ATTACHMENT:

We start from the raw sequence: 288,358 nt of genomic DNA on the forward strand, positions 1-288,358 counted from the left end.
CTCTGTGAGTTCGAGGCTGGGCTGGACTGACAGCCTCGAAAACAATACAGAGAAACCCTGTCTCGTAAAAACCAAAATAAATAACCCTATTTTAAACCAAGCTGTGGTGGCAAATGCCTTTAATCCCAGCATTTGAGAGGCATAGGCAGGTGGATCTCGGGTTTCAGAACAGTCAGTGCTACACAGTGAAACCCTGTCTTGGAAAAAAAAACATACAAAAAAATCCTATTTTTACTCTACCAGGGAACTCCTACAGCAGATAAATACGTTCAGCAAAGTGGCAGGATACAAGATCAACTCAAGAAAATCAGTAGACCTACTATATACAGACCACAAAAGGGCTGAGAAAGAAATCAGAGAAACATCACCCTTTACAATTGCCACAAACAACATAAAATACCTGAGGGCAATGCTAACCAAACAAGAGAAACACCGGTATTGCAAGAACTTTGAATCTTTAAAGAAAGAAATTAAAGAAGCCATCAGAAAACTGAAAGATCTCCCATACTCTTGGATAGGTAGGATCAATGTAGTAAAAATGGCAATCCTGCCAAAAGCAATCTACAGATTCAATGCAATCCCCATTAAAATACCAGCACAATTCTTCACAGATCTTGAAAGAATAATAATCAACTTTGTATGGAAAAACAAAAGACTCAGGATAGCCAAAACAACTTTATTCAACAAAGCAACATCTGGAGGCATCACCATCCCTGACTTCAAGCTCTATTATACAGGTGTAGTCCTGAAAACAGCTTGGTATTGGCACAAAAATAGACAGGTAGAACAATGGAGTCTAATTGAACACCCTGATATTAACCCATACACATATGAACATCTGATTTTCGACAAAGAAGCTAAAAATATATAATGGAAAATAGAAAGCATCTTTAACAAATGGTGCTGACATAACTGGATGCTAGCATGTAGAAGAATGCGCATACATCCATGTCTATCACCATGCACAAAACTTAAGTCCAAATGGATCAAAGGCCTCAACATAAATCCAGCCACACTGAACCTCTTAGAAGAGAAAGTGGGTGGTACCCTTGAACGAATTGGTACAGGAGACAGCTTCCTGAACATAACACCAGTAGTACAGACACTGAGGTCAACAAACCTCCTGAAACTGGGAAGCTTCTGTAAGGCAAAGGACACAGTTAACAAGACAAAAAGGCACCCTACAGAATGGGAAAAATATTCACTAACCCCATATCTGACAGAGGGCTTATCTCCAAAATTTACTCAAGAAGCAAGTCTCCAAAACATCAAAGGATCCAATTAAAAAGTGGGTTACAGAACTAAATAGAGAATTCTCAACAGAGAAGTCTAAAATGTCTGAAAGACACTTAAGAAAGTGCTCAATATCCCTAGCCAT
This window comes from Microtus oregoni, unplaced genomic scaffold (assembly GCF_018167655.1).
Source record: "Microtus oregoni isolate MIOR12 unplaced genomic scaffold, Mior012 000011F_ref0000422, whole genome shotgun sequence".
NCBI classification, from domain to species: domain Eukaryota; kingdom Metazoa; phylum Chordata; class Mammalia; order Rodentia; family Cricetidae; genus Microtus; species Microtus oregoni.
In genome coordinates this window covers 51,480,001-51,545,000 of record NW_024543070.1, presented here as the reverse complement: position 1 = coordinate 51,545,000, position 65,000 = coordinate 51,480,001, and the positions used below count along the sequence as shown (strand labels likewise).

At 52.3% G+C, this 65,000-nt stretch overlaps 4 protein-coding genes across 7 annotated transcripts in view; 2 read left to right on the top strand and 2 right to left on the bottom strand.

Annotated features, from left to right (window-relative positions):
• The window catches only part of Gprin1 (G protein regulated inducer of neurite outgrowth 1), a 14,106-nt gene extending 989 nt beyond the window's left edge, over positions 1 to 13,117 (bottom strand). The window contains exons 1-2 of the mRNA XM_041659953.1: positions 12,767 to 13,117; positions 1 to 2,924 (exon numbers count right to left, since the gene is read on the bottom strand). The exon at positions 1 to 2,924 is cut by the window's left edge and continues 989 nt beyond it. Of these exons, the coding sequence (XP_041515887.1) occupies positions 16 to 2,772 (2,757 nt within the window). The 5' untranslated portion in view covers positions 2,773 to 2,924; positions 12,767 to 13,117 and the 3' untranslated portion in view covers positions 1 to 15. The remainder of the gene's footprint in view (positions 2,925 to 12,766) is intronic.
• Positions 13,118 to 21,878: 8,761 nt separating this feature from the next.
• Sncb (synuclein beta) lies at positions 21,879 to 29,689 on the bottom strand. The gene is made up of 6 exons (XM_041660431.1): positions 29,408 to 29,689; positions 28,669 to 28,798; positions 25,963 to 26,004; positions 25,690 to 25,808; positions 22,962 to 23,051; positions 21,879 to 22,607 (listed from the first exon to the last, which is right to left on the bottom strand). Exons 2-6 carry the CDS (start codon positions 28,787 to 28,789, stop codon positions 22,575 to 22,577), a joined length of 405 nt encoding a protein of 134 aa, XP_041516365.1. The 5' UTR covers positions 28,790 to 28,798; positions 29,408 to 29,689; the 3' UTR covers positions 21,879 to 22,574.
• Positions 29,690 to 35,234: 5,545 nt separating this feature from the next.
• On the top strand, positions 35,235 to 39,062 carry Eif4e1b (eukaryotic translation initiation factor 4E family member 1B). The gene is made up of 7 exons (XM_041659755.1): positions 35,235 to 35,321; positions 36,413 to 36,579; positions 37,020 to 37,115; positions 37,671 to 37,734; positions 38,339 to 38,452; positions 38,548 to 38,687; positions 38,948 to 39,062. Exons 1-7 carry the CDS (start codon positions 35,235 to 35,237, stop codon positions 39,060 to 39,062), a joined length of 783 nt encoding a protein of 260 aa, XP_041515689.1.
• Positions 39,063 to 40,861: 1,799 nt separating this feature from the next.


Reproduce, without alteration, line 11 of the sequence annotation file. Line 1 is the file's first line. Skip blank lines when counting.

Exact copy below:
• Sncb (synuclein beta) lies at positions 21,879 to 29,689 on the bottom strand. The gene is made up of 6 exons (XM_041660431.1): positions 29,408 to 29,689; positions 28,669 to 28,798; positions 25,963 to 26,004; positions 25,690 to 25,808; positions 22,962 to 23,051; positions 21,879 to 22,607 (listed from the first exon to the last, which is right to left on the bottom strand). Exons 2-6 carry the CDS (start codon positions 28,787 to 28,789, stop codon positions 22,575 to 22,577), a joined length of 405 nt encoding a protein of 134 aa, XP_041516365.1. The 5' UTR covers positions 28,790 to 28,798; positions 29,408 to 29,689; the 3' UTR covers positions 21,879 to 22,574.